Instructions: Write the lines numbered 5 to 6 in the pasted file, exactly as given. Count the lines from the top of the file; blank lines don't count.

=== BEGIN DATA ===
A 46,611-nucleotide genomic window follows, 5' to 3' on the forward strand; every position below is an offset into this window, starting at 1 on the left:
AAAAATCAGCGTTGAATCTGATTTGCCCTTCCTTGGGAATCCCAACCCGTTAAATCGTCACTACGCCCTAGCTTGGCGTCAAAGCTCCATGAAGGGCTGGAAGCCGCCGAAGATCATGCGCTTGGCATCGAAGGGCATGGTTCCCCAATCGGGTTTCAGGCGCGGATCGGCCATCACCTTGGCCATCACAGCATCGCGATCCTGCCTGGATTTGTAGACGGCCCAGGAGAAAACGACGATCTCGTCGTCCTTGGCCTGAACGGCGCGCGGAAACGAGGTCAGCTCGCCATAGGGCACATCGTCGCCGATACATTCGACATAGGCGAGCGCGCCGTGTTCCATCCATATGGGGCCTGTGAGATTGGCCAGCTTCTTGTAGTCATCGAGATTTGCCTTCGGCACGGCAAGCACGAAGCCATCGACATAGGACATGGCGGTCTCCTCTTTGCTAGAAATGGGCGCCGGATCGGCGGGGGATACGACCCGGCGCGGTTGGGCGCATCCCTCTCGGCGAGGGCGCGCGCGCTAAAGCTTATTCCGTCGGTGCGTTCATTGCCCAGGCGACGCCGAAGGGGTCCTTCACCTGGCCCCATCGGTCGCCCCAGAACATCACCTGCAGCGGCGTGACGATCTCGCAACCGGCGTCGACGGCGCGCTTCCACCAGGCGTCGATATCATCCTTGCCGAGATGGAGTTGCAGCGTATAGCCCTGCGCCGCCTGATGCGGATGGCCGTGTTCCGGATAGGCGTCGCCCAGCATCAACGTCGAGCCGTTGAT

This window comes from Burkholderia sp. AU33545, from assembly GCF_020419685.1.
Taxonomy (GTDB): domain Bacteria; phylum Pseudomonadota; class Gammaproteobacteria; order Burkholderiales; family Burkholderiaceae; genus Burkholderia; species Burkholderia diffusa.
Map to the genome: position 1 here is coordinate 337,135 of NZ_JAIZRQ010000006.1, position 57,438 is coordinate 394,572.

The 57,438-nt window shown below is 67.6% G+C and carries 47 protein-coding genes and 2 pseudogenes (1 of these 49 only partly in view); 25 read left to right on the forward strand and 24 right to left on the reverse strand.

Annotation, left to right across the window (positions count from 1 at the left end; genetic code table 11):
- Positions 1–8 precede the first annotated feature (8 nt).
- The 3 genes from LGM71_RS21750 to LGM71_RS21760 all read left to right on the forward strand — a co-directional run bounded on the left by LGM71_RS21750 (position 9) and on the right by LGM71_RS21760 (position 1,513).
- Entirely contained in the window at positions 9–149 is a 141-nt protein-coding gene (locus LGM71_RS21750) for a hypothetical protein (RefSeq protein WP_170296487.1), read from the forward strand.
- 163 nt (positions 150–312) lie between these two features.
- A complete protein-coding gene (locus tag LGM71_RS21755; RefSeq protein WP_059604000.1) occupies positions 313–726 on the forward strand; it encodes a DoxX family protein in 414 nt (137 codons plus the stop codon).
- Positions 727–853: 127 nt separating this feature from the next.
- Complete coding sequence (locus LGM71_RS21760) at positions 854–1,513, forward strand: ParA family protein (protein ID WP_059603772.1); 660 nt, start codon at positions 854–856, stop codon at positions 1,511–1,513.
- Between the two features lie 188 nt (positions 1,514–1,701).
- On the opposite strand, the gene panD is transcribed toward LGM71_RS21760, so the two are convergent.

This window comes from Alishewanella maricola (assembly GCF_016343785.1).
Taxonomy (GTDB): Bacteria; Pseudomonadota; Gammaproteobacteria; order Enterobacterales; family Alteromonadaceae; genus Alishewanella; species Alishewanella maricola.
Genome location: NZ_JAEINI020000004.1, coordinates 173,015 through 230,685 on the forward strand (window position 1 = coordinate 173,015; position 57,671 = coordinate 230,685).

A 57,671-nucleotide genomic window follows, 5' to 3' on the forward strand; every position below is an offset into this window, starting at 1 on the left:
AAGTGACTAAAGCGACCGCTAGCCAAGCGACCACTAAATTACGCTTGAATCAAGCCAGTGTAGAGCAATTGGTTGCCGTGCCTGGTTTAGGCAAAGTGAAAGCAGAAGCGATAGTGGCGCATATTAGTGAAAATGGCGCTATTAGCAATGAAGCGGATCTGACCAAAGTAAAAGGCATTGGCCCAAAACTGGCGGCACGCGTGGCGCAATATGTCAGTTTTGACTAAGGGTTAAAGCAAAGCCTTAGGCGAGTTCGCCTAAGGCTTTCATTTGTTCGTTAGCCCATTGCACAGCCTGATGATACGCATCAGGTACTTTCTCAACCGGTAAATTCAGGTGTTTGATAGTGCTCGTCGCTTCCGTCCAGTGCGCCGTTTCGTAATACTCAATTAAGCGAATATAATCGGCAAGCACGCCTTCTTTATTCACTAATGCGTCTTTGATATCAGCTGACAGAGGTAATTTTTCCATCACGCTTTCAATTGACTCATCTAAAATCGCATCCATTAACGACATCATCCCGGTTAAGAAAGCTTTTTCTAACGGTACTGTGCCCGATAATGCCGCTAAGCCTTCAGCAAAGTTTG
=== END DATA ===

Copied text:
Map to the genome: position 1 here is coordinate 337,135 of NZ_JAIZRQ010000006.1, position 57,438 is coordinate 394,572.

The 57,438-nt window shown below is 67.6% G+C and carries 47 protein-coding genes and 2 pseudogenes (1 of these 49 only partly in view); 25 read left to right on the forward strand and 24 right to left on the reverse strand.